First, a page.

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Children today are more than digital natives who grow up immersed in technology, they are increasingly becoming AI natives, as well. They interact with AI-powered products and services pervasively in social media, digital assistants, search engines and smart devices often without being fully aware of AI's presence, how it works and shapes their lives and their futures. Inclusive AI Literacy and Learning -- a groundbreaking new research program at MIT -- aims to prepare students with an important foundation of AI awareness, skills, critical thinking and attitudes to become responsible users and makers of AI-enabled technologies. Through our work, we hope children will also learn to become ethical and empathetic designers and implementers of AI-enabled solutions and will learn how to respond effectively to its many opportunities and risks.

    A key mission of this Program is inclusion, which is defined on three dimensions:

  • Accessibility: the learning experiences should offer multiple modes of engagement and expression to be accessible to students of diverse cognitive and physical abilities;
  • Equity: the curriculum seeks to serve students from many cultural, ethnic, and socioeconomic backgrounds whose needs may otherwise be marginalized, ignored or excluded; and
  • Adaptability: curriculum and activity design should include modular materials that may be adapted to a broad range of learning environments, resources availability, teacher-to-student ratios, and levels of family involvement.

In other words, we aim through our work to encourage children of all backgrounds and abilities and empower their teachers, parents, caregivers and peers with appropriate tools and methodologies to create and sustain a nourishing and empowering learning experience.

Our research Program currently offers two main areas of study for their impact on children's learning:

  1. How does this inclusive AI curriculum prepares students to be responsible, AI-aware community members?
    • We are currently focusing on middle school and we call this curriculum Responsible AI for Computational Action (RAICA). Initially, we will develop this curriculum along with supporting hands-on learning projects, tools, technologies, and teacher professional development for middle school. Over time, we plan to extend this to primary, middle and secondary schools, and will make our work available for broad use worldwide.

  2. How might child-friendly intelligent learning companion technologies support learning by personalizing and adapting to specific learning needs?
    • We focus on the application of AI in early childhood for communication and literacy development using emotionally-engaging social robots.


Inclusive AI Literacy for Middle School

To develop and implement RAICA and to support our inclusivity mission, we are eager to be collaborating with Dubai Heights Academy, an inclusive international school in the UAE along with a variety of middle schools in the U.S. that all specialize in supporting children with a wide range of learning needs. Emphasizing support for a diversity of learners with a range of interests and learning needs (cognitive, social, etc.), we expect to prepare students to create meaningful projects with AI technologies through ethical design and implementation practices. Employment opportunities for those with competence in innovative technologies and creative and critical thinking abilities are very promising across a variety of industries. The future holds a wide range of opportunities for those with skills in computational thinking, artificial intelligence, human-centered computing, and design thinking.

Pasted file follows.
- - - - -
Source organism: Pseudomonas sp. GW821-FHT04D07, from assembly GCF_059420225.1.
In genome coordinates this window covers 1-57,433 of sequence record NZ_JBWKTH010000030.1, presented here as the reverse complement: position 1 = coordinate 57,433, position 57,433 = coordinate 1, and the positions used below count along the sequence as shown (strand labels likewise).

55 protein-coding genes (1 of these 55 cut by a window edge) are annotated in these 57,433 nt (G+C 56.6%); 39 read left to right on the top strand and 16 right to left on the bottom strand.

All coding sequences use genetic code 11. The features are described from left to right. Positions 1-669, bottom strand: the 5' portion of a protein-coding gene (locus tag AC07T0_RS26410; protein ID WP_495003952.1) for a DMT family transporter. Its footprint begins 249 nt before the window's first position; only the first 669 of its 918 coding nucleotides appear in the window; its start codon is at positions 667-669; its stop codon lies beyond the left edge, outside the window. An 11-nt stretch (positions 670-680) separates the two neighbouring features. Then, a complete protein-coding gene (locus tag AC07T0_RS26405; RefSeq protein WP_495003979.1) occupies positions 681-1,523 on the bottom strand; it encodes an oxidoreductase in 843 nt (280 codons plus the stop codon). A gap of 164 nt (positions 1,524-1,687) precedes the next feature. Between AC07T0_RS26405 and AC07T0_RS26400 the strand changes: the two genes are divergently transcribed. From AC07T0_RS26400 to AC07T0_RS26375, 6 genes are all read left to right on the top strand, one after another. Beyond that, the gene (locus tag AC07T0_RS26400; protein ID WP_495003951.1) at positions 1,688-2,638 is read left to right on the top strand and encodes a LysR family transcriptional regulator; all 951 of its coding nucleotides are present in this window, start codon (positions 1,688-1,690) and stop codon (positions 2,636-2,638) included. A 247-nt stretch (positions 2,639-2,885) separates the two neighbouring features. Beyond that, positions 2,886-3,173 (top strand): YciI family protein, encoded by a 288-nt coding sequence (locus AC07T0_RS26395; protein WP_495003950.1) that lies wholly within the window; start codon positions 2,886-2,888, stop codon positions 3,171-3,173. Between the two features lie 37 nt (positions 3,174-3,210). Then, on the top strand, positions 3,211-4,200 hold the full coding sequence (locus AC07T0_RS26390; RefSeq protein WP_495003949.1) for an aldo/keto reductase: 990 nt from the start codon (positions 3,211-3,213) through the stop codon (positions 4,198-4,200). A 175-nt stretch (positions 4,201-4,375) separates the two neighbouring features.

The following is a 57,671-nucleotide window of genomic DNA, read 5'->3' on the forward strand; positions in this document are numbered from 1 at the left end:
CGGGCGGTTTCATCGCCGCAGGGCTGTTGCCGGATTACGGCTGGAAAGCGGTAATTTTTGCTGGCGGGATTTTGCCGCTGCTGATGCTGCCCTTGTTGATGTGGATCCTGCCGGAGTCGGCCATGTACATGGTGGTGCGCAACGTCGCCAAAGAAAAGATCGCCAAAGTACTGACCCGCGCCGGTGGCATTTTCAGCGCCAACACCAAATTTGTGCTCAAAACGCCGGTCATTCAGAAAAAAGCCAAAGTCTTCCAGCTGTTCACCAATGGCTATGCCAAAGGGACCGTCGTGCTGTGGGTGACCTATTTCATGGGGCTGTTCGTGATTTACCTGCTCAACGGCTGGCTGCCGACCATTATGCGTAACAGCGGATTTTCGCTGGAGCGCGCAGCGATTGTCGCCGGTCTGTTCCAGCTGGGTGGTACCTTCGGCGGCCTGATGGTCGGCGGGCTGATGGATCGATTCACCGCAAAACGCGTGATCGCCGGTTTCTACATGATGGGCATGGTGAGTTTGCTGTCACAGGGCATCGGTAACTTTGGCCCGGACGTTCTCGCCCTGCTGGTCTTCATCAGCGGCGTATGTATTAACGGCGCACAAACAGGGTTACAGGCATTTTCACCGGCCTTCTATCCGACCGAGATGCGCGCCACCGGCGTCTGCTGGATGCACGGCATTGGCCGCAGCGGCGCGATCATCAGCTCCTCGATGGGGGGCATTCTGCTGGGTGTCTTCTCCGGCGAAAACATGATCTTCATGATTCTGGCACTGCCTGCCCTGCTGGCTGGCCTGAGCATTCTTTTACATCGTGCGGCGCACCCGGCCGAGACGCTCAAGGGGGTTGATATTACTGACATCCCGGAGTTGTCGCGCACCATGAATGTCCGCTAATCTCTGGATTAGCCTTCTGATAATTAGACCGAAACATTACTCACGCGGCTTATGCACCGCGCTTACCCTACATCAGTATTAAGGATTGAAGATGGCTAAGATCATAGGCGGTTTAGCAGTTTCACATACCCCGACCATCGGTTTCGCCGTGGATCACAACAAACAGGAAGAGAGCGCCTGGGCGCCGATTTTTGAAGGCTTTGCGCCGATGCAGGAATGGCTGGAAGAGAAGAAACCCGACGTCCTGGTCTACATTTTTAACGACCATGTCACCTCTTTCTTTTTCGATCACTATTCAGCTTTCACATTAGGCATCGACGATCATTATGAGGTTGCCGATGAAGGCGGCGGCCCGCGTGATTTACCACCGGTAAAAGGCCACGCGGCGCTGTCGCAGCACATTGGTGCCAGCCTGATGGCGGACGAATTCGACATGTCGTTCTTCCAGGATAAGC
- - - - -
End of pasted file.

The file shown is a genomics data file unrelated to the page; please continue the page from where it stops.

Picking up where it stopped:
Personalized Learning Companions for Early Childhood Education

In this Program we will also be exploring and investigating how AI-enabled technologies strengthen young children’s socioemotional and language learning and development. Specifically, we will be exploring how socially interactive robots support personalized learning in early childhood (focusing on children 4 to 6 years old) for communication and early literacy skills. We are working with Dubai Heights Academy, as well as with schools in the U.S. including underserved schools.



2020-2021 school year at Dubai Heights Academy

This academic year, beginning later in the first term of 2020, we are introducing Y6 and Y7 students at Dubai Heights Academy to learning modules on computational thinking. Specifically, we are bringing the CoolThink curriculum to DHA students. CoolThink was developed jointly over the past three years by MIT, the Education University in Hong Kong, the City University of Hong Kong and the Hong Kong Jockey Club and has been rigorously evaluated by the Stanford Research Institute.





Frequently asked questions
Team Leads

Cynthia Breazeal (PI)

MIT Media Lab

Hae Won Park

MIT Media Lab

Hal Abelson (Co-PI)

MIT CSAIL

Natalie Lao

MIT CSAIL

Eric Klopfer (Co-PI)

MIT STEP Lab

Louisa Rosenheck

MIT STEP Lab

Irene Lee

MIT STEP Lab

Sarah Wharton

MIT STEP Lab

Glenda Stump (Co-PI)

MIT Open Learning
Team Support

Jeff Freilich

MIT CSAIL

Kristin Hall

MIT Media Lab


Extended Team

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